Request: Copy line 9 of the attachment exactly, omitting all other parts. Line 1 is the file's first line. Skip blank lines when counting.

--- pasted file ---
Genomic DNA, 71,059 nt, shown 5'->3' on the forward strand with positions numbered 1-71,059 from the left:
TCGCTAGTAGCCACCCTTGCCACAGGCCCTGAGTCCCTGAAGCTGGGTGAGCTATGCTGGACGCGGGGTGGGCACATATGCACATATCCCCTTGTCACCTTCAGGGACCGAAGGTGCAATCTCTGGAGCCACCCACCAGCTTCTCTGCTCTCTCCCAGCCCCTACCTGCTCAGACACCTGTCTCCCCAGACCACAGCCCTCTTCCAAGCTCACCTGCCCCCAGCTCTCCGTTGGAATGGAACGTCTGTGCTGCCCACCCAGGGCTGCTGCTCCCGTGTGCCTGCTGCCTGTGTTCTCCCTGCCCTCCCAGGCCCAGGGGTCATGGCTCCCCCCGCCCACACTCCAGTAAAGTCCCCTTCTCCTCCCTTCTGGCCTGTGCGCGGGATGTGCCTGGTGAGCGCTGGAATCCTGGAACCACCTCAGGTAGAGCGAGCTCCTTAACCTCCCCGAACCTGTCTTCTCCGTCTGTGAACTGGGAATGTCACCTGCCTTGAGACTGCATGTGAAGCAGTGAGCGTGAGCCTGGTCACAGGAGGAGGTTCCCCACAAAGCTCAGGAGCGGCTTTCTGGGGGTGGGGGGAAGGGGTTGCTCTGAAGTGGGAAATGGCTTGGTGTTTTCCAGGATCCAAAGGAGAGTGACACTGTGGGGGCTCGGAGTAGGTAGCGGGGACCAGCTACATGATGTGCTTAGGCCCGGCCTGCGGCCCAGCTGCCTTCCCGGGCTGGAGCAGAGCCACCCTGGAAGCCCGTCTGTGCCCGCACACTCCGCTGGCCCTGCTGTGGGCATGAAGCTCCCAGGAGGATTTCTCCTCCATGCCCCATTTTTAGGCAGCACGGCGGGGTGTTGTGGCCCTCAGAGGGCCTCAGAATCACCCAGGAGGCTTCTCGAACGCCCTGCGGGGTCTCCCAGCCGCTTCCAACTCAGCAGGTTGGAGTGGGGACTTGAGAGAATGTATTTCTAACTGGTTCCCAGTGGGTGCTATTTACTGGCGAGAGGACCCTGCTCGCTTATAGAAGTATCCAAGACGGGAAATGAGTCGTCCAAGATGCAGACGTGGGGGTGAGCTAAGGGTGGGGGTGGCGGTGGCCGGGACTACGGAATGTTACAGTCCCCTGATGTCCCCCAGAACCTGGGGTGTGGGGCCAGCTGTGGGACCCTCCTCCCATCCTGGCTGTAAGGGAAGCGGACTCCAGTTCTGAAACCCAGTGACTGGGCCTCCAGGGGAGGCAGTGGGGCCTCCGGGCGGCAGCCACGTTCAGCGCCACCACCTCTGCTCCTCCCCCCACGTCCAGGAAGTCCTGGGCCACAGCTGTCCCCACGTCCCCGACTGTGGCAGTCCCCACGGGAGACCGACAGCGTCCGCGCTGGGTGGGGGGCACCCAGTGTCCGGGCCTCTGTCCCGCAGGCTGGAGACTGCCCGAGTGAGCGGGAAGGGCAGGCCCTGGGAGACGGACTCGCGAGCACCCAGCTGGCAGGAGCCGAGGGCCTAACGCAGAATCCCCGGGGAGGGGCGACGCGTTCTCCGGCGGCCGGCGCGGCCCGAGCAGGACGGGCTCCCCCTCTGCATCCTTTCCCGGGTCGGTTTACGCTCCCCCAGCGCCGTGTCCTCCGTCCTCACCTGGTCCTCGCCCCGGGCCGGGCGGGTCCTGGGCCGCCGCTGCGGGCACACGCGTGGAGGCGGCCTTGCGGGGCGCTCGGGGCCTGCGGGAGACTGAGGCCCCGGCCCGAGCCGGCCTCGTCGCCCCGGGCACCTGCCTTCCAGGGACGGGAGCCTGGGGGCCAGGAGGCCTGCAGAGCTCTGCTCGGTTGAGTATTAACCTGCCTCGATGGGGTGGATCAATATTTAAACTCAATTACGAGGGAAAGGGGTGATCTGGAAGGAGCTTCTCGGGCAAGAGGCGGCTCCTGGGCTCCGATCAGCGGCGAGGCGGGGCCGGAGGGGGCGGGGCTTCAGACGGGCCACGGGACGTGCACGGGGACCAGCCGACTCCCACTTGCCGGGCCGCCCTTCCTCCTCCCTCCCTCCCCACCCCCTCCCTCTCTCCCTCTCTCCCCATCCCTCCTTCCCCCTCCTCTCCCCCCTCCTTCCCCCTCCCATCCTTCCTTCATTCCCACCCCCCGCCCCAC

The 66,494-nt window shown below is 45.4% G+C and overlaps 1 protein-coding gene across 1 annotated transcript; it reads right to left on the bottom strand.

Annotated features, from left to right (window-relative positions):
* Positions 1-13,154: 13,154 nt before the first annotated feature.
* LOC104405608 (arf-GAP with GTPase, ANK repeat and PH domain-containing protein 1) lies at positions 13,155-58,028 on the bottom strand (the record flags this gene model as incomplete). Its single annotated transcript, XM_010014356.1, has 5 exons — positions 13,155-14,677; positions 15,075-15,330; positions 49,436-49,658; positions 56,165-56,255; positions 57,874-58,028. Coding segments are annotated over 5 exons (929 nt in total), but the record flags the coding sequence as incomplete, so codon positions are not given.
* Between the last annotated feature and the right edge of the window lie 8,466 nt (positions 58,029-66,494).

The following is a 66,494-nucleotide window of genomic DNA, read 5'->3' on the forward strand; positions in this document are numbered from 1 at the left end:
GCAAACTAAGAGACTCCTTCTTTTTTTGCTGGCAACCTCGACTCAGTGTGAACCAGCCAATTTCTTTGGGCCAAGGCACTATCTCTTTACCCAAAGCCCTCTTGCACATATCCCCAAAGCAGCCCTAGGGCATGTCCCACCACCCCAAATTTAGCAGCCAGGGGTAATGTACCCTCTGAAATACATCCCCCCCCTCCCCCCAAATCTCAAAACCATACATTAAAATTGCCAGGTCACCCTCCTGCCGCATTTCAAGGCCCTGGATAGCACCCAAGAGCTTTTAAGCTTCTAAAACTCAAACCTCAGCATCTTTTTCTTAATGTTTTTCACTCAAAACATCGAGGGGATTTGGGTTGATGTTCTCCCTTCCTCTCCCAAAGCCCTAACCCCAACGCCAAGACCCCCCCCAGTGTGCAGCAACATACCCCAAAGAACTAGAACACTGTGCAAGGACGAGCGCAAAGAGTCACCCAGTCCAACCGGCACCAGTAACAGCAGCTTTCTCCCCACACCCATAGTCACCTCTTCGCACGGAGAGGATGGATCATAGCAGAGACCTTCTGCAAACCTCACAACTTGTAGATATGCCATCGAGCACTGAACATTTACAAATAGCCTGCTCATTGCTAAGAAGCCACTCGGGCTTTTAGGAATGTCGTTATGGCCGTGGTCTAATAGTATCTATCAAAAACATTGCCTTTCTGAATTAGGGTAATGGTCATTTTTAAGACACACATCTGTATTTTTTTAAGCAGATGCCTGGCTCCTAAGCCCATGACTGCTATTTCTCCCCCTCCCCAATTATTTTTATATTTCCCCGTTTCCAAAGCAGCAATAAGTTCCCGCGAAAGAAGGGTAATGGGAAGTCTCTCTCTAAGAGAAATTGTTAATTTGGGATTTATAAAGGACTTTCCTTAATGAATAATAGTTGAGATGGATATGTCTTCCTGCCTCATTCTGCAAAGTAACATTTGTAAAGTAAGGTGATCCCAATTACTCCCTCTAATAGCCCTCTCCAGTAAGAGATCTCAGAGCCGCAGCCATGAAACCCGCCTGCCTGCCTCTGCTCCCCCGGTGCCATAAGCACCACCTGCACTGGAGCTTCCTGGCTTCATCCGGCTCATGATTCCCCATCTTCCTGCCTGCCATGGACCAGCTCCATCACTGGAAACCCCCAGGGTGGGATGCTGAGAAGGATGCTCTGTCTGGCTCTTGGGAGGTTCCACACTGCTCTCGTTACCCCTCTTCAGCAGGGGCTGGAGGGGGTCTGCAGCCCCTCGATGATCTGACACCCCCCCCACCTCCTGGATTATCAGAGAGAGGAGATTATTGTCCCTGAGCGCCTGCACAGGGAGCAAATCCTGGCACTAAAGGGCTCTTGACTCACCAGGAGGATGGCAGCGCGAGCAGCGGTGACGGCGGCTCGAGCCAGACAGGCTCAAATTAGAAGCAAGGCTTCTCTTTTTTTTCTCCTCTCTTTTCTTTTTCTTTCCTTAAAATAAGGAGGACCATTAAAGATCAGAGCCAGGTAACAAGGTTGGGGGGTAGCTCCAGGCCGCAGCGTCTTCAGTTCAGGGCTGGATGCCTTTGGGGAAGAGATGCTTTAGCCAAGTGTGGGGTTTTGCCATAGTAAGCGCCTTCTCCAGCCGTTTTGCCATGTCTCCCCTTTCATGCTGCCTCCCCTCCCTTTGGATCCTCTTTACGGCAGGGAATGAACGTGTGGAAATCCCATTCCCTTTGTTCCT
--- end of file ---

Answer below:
GCAAACTAAGAGACTCCTTCTTTTTTTGCTGGCAACCTCGACTCAGTGTGAACCAGCCAATTTCTTTGGGCCAAGGCACTATCTCTTTACCCAAAGCCCTCTTGCACATATCCCCAAAGCAGCCCTAGGGCATGTCCCACCACCCCAAATTTAGCAGCCAGGGGTAATGTACCCTCTGAAATACATCCCCCCCCTCCCCCCAAATCTCAAAACCATACATTAAAATTGCCAGGTCACCCTCCTGCCGCATTTCAAGGCCCTGGATAGCACCCAAGAGCTTTTAAGCTTCTAAAACTCAAACCTCAGCATCTTTTTCTTAATGTTTTTCACTCAAAACATCGAGGGGATTTGGGTTGATGTTCTCCCTTCCTCTCCCAAAGCCCTAACCCCAACGCCAAGACCCCCCCCAGTGTGCAGCAACATACCCCAAAGAACTAGAACACTGTGCAAGGACGAGCGCAAAGAGTCACCCAGTCCAACCGGCACCAGTAACAGCAGCTTTCTCCCCACACCCATAGTCACCTCTTCGCACGGAGAGGATGGATCATAGCAGAGACCTTCTGCAAACCTCACAACTTGTAGATATGCCATCGAGCACTGAACATTTACAAATAGCCTGCTCATTGCTAAGAAGCCACTCGGGCTTTTAGGAATGTCGTTATGGCCGTGGTCTAATAGTATCTATCAAAAACATTGCCTTTCTGAATTAGGGTAATGGTCATTTTTAAGACACACATCTGTATTTTTTTAAGCAGATGCCTGGCTCCTAAGCCCATGACTGCTATTTCTCCCCCTCCCCAATTATTTTTATATTTCCCCGTTTCCAAAGCAGCAATAAGTTCCCGCGAAAGAAGGGTAATGGGAAGTCTCTCTCTAAGAGAAATTGTTAATTTGGGATTTATAAAGGACTTTCCTTAATGAATAATAGTTGAGATGGATATGTCTTCCTGCCTCATTCTGCAAAGTAACATTTGTAAAGTAAGGTGATCCCAATTACTCCCTCTAATAGCCCTCTCCAGTAAGAGATCTCAGAGCCGCAGCCATGAAACCCGCCTGCCTGCCTCTGCTCCCCCGGTGCCATAAGCACCACCTGCACTGGAGCTTCCTGGCTTCATCCGGCTCATGATTCCCCATCTTCCTGCCTGCCATGGACCAGCTCCATCACTGGAAACCCCCAGGGTGGGATGCTGAGAAGGATGCTCTGTCTGGCTCTTGGGAGGTTCCACACTGCTCTCGTTACCCCTCTTCAGCAGGGGCTGGAGGGGGTCTGCAGCCCCTCGATGATCTGACACCCCCCCCACCTCCTGGATTATCAGAGAGAGGAGATTATTGTCCCTGAGCGCCTGCACAGGGAGCAAATCCTGGCACTAAAGGGCTCTTGACTCACCAGGAGGATGGCAGCGCGAGCAGCGGTGACGGCGGCTCGAGCCAGACAGGCTCAAATTAGAAGCAAGGCTTCTCTTTTTTTTCTCCTCTCTTTTCTTTTTCTTTCCTTAAAATAAGGAGGACCATTAAAGATCAGAGCCAGGTAACAAGGTTGGGGGGTAGCTCCAGGCCGCAGCGTCTTCAGTTCAGGGCTGGATGCCTTTGGGGAAGAGATGCTTTAGCCAAGTGTGGGGTTTTGCCATAGTAAGCGCCTTCTCCAGCCGTTTTGCCATGTCTCCCCTTTCATGCTGCCTCCCCTCCCTTTGGATCCTCTTTACGGCAGGGAATGAACGTGTGGAAATCCCATTCCCTTTGTTCCT